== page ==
Visas for pilgrims

Published April 14, 2022

THE arrival of over 2,000 Sikh pilgrims from India via the Wagah border to participate in the Baisakhi festival underscores Pakistan’s commitment to not let its tense ties with New Delhi affect people’s basic rights to visit places that are important to their religious beliefs. The same, however, cannot be said of the Indian government, which last month denied visas to Pakistani pilgrims hoping to visit the shrine of Khawaja Moinuddin Chishti in Ajmer for the Sufi saint’s urs. The decision to not grant visas came as a surprise since the Indian authorities had asked the religious affairs ministry here to complete the arrangements for the departure of pilgrims, who had arrived in Lahore from distant areas of the country. Expressing his dismay, the religious affairs minister, Noorul Haq Qadri, had termed this decision as a violation of the Pakistan-Indian Protocol on Visits to Religious Shrines 1974.

Whatever the reasons for India’s last-minute U-turn, it is unfortunate that the people, who share a religious and cultural heritage, have to bear the brunt of political decisions taken by the governments. Over the past few years, diplomatic relations have hit a new low, resulting in a near suspension of people-to-people contact between India and Pakistan. While Pakistan has fulfilled its legal obligations of granting visas to pilgrims, as demonstrated by the yearly arrival of thousands of Hindus and Sikhs in the country via Kartarpur and Wagah to visit their holy sites, Pakistani citizens have been repeatedly denied this right by the Indian government. Both Pakistan and India are home to millions of divided families. They also share a religious and social heritage that is centuries old; India is home to Sufi shrines and iconic Muslim mosques, while Pakistan boasts some of the most revered Hindu and Sikh religious sites. Both neighbours, especially India, should work towards normalising ties and awarding visas to tourists visiting holy sites. Such a move would also help soften relations between the two neighbours in other areas.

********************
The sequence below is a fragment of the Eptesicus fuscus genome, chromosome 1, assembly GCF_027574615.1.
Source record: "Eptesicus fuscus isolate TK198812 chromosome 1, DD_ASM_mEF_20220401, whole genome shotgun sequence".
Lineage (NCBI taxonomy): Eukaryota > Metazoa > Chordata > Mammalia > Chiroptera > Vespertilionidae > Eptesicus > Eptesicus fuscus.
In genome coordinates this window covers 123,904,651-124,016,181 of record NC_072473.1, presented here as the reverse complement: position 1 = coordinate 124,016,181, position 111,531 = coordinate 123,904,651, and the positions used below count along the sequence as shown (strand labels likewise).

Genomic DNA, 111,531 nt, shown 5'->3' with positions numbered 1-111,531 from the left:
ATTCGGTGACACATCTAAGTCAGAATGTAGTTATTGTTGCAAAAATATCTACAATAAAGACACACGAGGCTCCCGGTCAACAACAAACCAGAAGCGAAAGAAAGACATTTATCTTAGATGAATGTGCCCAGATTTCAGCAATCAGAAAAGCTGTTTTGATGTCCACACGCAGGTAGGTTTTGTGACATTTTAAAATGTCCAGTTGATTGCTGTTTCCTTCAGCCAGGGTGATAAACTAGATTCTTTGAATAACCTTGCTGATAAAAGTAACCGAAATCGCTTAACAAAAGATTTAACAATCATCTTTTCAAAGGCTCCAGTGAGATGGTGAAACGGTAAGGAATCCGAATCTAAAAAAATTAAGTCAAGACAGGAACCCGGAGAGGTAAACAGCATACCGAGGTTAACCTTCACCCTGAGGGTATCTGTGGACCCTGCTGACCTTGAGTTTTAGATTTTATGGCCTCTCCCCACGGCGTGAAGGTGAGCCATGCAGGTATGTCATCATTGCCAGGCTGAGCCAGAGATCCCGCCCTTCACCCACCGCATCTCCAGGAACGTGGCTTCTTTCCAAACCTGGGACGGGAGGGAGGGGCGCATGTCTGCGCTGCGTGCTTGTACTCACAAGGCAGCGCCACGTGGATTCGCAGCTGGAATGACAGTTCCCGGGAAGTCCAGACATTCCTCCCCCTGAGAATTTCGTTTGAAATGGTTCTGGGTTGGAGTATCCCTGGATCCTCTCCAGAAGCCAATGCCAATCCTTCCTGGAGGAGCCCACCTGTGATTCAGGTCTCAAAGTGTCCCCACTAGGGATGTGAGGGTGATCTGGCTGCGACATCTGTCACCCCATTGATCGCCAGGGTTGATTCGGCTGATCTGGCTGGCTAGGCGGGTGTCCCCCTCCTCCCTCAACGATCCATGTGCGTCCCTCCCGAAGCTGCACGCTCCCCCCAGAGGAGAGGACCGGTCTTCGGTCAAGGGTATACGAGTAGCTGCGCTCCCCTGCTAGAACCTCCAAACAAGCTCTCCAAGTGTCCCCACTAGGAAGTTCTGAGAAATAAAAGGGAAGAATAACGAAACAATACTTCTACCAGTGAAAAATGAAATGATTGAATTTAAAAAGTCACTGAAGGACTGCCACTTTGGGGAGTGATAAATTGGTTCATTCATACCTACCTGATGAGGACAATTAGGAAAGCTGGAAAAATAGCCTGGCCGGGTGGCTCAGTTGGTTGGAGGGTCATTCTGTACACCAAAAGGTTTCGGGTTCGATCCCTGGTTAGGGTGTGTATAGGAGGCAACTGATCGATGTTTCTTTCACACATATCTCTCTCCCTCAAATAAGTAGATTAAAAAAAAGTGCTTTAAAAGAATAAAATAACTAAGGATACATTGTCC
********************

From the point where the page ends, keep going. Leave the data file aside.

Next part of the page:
Published in Dawn, April 14th, 2022

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